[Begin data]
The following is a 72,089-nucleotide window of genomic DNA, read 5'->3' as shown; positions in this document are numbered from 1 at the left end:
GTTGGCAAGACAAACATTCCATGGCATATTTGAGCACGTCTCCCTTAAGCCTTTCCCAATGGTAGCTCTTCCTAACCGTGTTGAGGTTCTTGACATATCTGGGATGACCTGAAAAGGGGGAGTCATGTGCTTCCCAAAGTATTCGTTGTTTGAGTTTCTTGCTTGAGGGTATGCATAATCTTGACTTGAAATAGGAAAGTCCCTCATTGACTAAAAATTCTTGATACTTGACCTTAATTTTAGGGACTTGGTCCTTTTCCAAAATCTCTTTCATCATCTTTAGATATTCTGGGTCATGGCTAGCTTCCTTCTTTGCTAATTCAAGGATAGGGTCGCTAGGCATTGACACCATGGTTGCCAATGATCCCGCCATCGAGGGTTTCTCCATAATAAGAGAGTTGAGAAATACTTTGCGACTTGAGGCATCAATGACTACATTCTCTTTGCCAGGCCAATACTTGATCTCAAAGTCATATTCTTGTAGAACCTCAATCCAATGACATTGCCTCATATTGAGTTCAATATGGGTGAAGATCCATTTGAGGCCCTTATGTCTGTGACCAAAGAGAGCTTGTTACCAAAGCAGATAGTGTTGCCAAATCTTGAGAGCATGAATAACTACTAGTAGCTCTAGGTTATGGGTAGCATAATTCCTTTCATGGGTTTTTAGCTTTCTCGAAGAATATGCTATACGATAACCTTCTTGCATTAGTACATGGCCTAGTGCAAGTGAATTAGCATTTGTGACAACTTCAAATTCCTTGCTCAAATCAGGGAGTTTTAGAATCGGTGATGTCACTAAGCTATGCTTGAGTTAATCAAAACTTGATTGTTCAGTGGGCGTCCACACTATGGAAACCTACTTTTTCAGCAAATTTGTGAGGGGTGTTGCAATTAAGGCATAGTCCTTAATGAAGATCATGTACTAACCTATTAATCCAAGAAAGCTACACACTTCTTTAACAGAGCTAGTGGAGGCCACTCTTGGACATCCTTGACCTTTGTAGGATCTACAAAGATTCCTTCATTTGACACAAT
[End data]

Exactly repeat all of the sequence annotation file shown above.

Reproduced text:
The following is a 72,089-nucleotide window of genomic DNA, read 5'->3' as shown; positions in this document are numbered from 1 at the left end:
GTTGGCAAGACAAACATTCCATGGCATATTTGAGCACGTCTCCCTTAAGCCTTTCCCAATGGTAGCTCTTCCTAACCGTGTTGAGGTTCTTGACATATCTGGGATGACCTGAAAAGGGGGAGTCATGTGCTTCCCAAAGTATTCGTTGTTTGAGTTTCTTGCTTGAGGGTATGCATAATCTTGACTTGAAATAGGAAAGTCCCTCATTGACTAAAAATTCTTGATACTTGACCTTAATTTTAGGGACTTGGTCCTTTTCCAAAATCTCTTTCATCATCTTTAGATATTCTGGGTCATGGCTAGCTTCCTTCTTTGCTAATTCAAGGATAGGGTCGCTAGGCATTGACACCATGGTTGCCAATGATCCCGCCATCGAGGGTTTCTCCATAATAAGAGAGTTGAGAAATACTTTGCGACTTGAGGCATCAATGACTACATTCTCTTTGCCAGGCCAATACTTGATCTCAAAGTCATATTCTTGTAGAACCTCAATCCAATGACATTGCCTCATATTGAGTTCAATATGGGTGAAGATCCATTTGAGGCCCTTATGTCTGTGACCAAAGAGAGCTTGTTACCAAAGCAGATAGTGTTGCCAAATCTTGAGAGCATGAATAACTACTAGTAGCTCTAGGTTATGGGTAGCATAATTCCTTTCATGGGTTTTTAGCTTTCTCGAAGAATATGCTATACGATAACCTTCTTGCATTAGTACATGGCCTAGTGCAAGTGAATTAGCATTTGTGACAACTTCAAATTCCTTGCTCAAATCAGGGAGTTTTAGAATCGGTGATGTCACTAAGCTATGCTTGAGTTAATCAAAACTTGATTGTTCAGTGGGCGTCCACACTATGGAAACCTACTTTTTCAGCAAATTTGTGAGGGGTGTTGCAATTAAGGCATAGTCCTTAATGAAGATCATGTACTAACCTATTAATCCAAGAAAGCTACACACTTCTTTAACAGAGCTAGTGGAGGCCACTCTTGGACATCCTTGACCTTTGTAGGATCTACAAAGATTCCTTCATTTGACACAAT